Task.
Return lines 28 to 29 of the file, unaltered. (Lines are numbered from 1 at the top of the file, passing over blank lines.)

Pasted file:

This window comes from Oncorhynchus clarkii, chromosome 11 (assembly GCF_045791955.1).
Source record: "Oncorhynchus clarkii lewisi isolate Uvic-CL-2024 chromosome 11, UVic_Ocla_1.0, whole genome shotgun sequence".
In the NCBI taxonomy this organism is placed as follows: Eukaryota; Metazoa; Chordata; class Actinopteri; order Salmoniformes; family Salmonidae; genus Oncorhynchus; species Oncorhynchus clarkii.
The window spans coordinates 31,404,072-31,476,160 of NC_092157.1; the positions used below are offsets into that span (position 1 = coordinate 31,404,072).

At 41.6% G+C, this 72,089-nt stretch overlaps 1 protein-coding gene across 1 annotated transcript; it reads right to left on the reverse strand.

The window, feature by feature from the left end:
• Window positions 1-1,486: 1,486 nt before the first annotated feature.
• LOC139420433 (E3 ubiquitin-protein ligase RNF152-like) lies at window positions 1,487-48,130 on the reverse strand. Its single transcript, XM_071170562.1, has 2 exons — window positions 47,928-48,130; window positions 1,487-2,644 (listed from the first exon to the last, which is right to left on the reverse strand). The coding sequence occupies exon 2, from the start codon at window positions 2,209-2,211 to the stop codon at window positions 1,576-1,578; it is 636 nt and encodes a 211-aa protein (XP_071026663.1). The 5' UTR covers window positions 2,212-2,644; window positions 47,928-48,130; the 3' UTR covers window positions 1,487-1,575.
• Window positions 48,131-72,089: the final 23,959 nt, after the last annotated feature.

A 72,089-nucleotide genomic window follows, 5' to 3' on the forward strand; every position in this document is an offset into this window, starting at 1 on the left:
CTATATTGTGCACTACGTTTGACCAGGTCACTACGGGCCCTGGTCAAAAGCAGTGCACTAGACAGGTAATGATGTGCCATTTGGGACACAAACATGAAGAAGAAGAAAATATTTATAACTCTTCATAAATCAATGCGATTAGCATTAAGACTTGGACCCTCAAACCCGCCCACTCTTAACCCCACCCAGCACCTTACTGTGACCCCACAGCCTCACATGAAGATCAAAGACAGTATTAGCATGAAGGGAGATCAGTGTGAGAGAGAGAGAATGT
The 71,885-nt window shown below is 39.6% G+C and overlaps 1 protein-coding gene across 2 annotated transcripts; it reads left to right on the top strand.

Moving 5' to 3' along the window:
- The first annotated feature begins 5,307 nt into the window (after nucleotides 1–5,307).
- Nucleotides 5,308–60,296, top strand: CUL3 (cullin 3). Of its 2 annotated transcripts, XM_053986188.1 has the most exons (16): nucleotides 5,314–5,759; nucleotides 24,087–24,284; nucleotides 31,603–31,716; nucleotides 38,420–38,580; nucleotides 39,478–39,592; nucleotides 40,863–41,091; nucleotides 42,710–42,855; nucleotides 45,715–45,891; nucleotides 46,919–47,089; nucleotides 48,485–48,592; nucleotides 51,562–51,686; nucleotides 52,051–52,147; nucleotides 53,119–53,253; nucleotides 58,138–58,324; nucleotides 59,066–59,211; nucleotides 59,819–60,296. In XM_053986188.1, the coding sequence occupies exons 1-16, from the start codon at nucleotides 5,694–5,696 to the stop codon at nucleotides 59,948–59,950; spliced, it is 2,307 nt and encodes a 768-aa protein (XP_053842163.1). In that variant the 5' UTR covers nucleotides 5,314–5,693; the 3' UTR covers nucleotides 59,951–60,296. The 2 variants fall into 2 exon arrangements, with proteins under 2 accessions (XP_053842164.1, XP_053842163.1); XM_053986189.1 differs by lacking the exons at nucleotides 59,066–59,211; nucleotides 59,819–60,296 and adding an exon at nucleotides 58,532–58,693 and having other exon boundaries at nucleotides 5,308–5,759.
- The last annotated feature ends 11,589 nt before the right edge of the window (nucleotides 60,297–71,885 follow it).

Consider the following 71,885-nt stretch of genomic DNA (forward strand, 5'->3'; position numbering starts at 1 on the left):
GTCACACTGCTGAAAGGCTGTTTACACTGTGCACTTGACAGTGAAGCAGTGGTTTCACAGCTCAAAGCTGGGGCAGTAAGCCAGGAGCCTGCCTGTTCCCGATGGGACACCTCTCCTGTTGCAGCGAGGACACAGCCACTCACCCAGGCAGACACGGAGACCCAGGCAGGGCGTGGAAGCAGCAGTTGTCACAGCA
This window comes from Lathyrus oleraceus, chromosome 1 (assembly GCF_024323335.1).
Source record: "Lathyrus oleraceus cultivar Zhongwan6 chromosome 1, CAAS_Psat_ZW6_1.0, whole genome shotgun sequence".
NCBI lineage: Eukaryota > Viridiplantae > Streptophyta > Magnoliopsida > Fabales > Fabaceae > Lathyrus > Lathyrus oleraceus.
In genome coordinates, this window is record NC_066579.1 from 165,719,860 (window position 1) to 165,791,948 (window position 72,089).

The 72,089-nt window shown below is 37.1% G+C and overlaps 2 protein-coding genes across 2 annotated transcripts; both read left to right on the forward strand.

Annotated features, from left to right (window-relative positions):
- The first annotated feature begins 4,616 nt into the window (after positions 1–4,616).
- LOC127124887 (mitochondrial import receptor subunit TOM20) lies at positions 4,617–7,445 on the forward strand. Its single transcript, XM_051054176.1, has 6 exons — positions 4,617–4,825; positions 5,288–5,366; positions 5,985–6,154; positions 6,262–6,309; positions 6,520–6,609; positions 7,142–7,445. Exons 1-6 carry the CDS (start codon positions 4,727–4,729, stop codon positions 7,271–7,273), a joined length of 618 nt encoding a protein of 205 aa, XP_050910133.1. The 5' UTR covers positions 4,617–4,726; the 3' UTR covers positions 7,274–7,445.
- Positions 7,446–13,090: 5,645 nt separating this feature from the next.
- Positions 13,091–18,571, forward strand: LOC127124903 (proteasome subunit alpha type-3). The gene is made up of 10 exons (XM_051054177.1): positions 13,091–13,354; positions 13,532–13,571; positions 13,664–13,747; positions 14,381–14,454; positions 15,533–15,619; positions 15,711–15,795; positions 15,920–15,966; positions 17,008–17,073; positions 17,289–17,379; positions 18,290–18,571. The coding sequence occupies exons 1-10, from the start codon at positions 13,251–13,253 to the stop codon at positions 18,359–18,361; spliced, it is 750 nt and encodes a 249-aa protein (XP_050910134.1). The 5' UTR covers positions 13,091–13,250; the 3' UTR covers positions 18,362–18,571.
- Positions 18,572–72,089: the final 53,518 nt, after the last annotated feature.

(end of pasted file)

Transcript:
- Positions 13,091–18,571, forward strand: LOC127124903 (proteasome subunit alpha type-3). The gene is made up of 10 exons (XM_051054177.1): positions 13,091–13,354; positions 13,532–13,571; positions 13,664–13,747; positions 14,381–14,454; positions 15,533–15,619; positions 15,711–15,795; positions 15,920–15,966; positions 17,008–17,073; positions 17,289–17,379; positions 18,290–18,571. The coding sequence occupies exons 1-10, from the start codon at positions 13,251–13,253 to the stop codon at positions 18,359–18,361; spliced, it is 750 nt and encodes a 249-aa protein (XP_050910134.1). The 5' UTR covers positions 13,091–13,250; the 3' UTR covers positions 18,362–18,571.
- Positions 18,572–72,089: the final 53,518 nt, after the last annotated feature.